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A pair of tickets

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A pair of tickets
Ayoshna Ganesh
Mrs. Stafford—Zero Hour
AP English Literature—Comprehension questions
12 September 2013
“A Pair of Tickets”
1. The use of the train ride into a city in China provides and an appropriate introduction to the narrator “becoming Chinese,” because it symbolizes the journey she is having. Plus most people reflect on things during longer trips and it gives her a chance to reflect on things that her mom has said and what her mom has done for her. In turn it provides a reader about the background of the narrator, the setting, and other key details of the plot. The fact that it is a train ride and that she passes through different stations and realizes how much China has changed with the description of the different city names foreshadows the fact that she too will change after this trip, which starts with a ride to visit her father’s auntie.
2. Once she reaches the train station in which she has to get off at, she finds it overwhelming as the people get up out of their seats while the train is still slowing down to get their suitcases, plus the fact that it is like a bee-hive and that everyone around her is so crazy trying to get through to the customs. She however feels like she fits in with the crowd and begins to push and shove with the crowd as well. It reminds her of the 30 Stockton bus in San Francisco. It has been years since she has been to China and she feels the need to understand why her mom was so set on the fact that one day she too would be Chinese as well. At the beginning of the trip she expresses her initial repulsiveness with the fact the she would “become like her mom.” But as she visits China for another time she has the chance to reflect. Remembering where she grew up and where her heritage comes from.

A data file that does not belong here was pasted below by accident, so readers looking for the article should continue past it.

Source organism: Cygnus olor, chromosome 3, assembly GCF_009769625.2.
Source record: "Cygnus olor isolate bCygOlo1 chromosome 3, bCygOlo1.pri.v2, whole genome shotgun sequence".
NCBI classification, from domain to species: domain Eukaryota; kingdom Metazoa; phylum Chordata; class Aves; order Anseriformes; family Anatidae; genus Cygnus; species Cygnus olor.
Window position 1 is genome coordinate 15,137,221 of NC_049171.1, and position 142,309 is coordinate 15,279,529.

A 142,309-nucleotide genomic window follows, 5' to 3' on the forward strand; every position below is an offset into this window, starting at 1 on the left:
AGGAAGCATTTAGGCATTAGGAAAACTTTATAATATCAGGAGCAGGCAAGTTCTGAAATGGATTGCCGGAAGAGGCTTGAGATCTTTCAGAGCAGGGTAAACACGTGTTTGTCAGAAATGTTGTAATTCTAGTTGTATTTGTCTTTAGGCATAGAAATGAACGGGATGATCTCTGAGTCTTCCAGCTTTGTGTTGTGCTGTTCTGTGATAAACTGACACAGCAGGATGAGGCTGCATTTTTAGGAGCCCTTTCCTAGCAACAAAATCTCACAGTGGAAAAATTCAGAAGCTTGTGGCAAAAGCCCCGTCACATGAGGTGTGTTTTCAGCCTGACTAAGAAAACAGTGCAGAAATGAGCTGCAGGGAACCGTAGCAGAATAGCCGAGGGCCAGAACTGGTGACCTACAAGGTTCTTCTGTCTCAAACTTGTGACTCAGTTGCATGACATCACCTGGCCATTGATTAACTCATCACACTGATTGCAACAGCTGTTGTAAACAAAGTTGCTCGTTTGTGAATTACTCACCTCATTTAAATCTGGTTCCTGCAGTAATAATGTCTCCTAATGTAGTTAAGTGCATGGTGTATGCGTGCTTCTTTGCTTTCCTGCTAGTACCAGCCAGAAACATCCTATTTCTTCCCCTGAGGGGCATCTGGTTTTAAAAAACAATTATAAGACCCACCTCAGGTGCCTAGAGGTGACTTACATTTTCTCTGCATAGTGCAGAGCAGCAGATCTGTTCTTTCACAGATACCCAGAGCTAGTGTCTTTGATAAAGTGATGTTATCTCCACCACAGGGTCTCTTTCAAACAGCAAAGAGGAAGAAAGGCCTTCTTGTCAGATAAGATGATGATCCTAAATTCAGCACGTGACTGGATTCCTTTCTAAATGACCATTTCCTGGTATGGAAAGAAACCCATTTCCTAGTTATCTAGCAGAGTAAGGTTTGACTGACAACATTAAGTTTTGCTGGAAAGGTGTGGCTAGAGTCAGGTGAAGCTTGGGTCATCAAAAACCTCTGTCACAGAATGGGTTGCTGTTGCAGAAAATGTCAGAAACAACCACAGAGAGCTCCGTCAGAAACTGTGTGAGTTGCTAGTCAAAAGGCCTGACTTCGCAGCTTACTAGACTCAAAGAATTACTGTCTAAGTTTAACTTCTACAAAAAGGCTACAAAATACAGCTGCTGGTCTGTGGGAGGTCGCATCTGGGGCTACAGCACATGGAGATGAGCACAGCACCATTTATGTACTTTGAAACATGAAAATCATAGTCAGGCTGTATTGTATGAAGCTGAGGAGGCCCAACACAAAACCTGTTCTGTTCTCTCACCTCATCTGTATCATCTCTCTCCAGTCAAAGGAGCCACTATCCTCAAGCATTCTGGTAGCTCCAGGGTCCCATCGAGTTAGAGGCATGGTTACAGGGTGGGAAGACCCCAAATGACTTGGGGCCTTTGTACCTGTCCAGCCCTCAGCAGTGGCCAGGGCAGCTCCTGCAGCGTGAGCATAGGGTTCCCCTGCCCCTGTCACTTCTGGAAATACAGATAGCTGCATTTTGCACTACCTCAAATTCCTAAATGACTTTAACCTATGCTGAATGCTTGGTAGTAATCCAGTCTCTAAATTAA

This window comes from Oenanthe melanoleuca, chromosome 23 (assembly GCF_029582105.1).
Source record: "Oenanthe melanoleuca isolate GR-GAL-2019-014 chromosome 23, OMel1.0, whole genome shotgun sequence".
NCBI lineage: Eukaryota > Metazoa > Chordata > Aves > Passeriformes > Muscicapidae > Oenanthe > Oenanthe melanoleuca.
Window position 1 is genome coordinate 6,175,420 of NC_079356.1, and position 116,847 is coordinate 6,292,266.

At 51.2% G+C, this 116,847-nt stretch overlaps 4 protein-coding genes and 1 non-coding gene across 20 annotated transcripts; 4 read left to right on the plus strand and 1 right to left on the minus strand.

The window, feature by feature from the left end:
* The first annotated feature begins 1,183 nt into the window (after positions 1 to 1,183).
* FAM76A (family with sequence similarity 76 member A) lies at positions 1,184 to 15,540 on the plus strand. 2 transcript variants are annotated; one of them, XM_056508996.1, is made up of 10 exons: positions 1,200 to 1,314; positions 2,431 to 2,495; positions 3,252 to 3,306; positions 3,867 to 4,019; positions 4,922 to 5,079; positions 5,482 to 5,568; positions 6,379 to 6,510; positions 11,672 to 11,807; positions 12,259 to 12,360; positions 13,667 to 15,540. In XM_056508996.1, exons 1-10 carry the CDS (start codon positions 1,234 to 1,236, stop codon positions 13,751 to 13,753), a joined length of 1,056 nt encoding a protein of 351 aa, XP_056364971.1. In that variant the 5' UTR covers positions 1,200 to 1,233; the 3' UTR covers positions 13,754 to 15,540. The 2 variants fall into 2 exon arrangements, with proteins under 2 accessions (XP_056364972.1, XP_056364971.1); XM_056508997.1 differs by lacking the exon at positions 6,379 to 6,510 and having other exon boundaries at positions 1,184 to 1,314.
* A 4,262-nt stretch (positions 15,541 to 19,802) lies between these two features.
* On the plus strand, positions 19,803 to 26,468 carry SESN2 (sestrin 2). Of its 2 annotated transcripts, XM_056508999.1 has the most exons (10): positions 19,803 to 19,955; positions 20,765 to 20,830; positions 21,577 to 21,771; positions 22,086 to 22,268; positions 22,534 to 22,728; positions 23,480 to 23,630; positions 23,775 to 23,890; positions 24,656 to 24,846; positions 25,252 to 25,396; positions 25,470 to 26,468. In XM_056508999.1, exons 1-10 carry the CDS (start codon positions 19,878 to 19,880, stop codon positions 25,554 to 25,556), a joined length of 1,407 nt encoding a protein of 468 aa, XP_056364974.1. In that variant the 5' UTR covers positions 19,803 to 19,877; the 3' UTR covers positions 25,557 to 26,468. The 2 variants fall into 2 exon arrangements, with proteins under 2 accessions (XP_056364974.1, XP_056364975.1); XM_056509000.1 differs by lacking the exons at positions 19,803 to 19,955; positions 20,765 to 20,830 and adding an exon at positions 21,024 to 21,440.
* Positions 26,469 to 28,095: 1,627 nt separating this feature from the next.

3. Initially the aspect of being Chinese was more like a category rather than it being her culture or heritage. Later in the story as she begins to question how much she actually understood her mom and begins to learn the stories from the past Chinese becomes something she is not. She feels as if she did not appreciate her mother or her Chinese heritage and sees herself as an outsider in China. But as she learns and understands it, she requests her father to talk in Chinese when explaining her mother’s story, signifying her acceptance of the Chinese culture as a whole and what her mom might have gone through. At the end when she embraces the fact that she has a part of her that is Chinese, not only does it mean that her journey of becoming Chinese has come to an end but also that Chinese or China is no longer and extension of part of her that drags a long, but she herself is Chinese. Throughout the story the word Chinese goes from meaning a obtuse aspect of her mother’s actions to an internal part of the narrator’s self.

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